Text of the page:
It is all about Personal Responsibility
“Who’s responsible? Whose fault is it? Maybe it’s his – or, wait, I bet it’s probably her fault. No, hold on a minute – it’s got to be their fault. There must be somebody out there for me to blame because I know I’m certainly not responsible. … OK, forget whose fault it is; who’s going to fix it? I can’t do it. Who’s going to fix it for me? What we need is a new law. Yeah, a new law would do it. And then when the same problem still exists we can blame those responsible for enforcing the new law. It’ll be their fault, at any rate it’s certainly not mine!”
This is what appears to be the attitude, or better still the mantra of the current Obama administration. How many times have we written about attribution – the ability to accept blame when it may, or may not be your fault; most importantly, the ability to take personal responsibility for something gone array?
In the opening paragraph everyone ostensibly is to blame. Maybe it’s his, maybe it’s hers, no maybe it’s theirs; then again the clincher, somebody must be to blame out there.
What comes next is what we believe is one of the primary shortcomings within the leadership and decision-makers in the United States of America. “I’m certainly not responsible…okay then; let’s forget about who’s responsible, so let’s focus on fault. And after getting the same results as previously stated, what the hay, who is going to fix this mess? Our hope beyond all hope is that we can each see some rather overwhelming examples — such as “Let’s blame Bush or ”We inherited these problems… or how about the attorney general not obeying a Court ordered subpoena regarding weaponry sales, and some deceased US Border Patrol Agents, “Don’t blame me…”
Well it certainly can’t be those who are refusing to accept blame insofar as those aren’t the type that would have a vested interest in the mess. Therefore, living in the USA the remedy seems to be in the law. And just between you and us, the U.S. Constitution is not written on two pages of elongated parchment paper; no, the Constitution is volumes upon volumes of specific laws.
Personal responsibility is central to the idea of a free society and to the concept of self-government. Because each individual is morally responsible for his acts, citizens in a free society have an obligation to educate themselves to further the common good through the political process: this is the proper and necessary function of self-government.
Our opinion, for whatever it’s worth is divided precisely down the middle as it relates to the way we are becoming and to a large degree have become a state of dependent individuals. To an ever-growing extent it certainly appears that many in our great nation are becoming more and more content with relying on anyone but themselves. “Where is the government to help me? Why hasn’t a law been put in place to make that decision for me; so I have no choice but to behave responsibly?” (Or is it irresponsibly?)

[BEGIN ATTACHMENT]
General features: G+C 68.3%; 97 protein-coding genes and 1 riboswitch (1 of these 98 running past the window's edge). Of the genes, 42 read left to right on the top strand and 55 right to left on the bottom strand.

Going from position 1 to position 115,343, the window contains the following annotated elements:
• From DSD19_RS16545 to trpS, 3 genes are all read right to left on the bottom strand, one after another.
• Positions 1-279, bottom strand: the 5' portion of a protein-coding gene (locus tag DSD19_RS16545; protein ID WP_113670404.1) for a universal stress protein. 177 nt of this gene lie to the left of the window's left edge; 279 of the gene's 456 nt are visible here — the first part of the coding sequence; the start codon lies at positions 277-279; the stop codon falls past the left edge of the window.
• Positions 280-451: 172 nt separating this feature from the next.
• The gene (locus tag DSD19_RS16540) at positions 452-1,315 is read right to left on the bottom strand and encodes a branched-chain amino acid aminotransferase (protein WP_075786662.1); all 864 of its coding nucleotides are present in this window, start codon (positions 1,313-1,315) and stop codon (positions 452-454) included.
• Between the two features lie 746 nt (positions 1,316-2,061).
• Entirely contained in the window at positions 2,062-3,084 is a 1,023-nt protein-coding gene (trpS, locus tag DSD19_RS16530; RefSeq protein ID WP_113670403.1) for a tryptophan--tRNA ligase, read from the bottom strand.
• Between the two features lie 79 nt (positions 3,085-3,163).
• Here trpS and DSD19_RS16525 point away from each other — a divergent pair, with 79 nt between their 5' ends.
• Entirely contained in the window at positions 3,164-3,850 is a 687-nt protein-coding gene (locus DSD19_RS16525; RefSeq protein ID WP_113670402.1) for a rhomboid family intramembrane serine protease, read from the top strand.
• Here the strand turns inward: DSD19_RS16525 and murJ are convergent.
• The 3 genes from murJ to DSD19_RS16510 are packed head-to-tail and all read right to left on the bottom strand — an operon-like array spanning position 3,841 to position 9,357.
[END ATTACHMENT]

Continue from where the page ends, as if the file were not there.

We’re sure we don’t need to point out the obvious, but I need to anyway. We have not become the greatest nation this world has ever known on the backs of dependency-minded people. We will, however, become the greatest nation the world has ever seen collapse unless we as a nation, a nation of unique individuals, can once again begin to depend on one single person, and that person is you.
For generations now the American individual has been the sharpest mind, the hardest working body, and the most resilient spirit to walk this planet. We as a people and a nation filled with those kind of people have survived flood, famine, disaster, disease, economic hardship and violent attack only to rise time and time again. It seems, however, that as the recent years have ticked by, our minds are becoming blunt, our bodies are becoming somewhat weary, and to a moderate degree our resilience is waning. American mantras that have spawned from our national pride, such as “Don’t tread on me” or “I’m the man for the job,” are beginning to be overshadowed by a mindset that seems to say, “Do it for me” or “Will someone please help?”
It is a grotesque understatement to simply say that you have some monumental problems, issues, and significant challenges in your country today. You have more than your fair share of conflict and strife as it relates to immigration, foreign policy, racial divides, energy needs and enormous fiscal challenges.
You as an American have these issues, and you as a unique American individual looking to yourself while depending and expecting your fellow American to do the same, that is to have the ability to ultimately solve these issues in your individual capacity.
We’ve had that ability for generations, and it is my firm belief that we will continue to have for many generations to come the aptitude as individuals to form the many mighty links in an unbreakable chain and sustain the United States of America as the sole name on the list of greatest nations to ever grace this planet. This will only happen, however, if we as a nation of individuals begin to re-accept the fact that at the end of the day the only person responsible for us – is us.